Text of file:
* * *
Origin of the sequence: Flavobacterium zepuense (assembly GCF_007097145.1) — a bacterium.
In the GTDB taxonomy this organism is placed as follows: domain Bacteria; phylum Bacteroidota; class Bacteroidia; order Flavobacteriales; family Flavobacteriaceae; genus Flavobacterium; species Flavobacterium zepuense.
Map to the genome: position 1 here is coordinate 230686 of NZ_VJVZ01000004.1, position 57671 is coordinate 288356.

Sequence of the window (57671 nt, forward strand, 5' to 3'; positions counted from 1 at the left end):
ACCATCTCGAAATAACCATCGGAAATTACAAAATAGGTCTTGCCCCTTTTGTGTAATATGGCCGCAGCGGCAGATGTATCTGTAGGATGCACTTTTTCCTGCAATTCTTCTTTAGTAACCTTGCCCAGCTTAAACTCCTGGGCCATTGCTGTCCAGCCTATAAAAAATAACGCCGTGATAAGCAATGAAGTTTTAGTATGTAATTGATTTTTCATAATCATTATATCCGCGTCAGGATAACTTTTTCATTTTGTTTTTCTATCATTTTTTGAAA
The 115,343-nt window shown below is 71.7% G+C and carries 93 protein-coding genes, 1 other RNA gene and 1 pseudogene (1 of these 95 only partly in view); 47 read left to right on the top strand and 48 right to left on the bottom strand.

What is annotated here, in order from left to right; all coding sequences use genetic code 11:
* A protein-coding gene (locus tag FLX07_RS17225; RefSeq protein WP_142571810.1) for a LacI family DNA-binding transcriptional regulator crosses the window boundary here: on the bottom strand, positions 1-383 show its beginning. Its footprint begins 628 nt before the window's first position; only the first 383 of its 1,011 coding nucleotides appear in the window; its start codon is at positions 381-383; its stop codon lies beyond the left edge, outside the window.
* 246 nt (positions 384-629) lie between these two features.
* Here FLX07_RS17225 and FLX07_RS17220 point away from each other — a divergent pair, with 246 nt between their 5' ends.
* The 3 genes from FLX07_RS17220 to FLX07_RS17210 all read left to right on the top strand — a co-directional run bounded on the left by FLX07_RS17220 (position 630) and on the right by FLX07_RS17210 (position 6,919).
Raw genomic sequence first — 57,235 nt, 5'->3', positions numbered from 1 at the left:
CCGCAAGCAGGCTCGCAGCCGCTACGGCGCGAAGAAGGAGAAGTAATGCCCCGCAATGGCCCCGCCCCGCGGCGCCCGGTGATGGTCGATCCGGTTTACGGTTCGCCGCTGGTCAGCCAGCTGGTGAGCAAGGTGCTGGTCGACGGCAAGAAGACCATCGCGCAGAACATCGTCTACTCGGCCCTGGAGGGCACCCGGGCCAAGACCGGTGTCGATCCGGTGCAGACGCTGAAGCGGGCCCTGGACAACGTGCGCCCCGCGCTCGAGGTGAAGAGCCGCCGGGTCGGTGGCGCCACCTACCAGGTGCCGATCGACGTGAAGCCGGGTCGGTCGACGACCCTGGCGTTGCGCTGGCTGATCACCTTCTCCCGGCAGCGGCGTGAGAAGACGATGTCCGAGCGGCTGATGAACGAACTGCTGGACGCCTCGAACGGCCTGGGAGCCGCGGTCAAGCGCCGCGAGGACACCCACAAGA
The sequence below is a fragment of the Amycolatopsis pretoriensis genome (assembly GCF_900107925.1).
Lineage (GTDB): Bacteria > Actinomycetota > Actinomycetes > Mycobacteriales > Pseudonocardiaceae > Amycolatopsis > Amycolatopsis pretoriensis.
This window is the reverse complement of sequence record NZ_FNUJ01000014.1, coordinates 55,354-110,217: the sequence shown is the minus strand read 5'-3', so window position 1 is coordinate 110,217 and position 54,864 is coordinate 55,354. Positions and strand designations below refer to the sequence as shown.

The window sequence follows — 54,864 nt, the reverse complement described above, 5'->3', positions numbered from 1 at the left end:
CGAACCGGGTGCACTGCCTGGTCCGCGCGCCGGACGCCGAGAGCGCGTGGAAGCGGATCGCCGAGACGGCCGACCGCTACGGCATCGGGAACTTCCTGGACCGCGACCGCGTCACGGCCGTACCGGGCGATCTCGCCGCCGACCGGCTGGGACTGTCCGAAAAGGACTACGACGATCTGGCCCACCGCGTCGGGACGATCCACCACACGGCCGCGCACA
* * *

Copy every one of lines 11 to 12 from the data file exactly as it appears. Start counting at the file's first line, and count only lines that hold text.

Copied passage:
* The 3 genes from FLX07_RS17220 to FLX07_RS17210 all read left to right on the top strand — a co-directional run bounded on the left by FLX07_RS17220 (position 630) and on the right by FLX07_RS17210 (position 6,919).
Raw genomic sequence first — 57,235 nt, 5'->3', positions numbered from 1 at the left: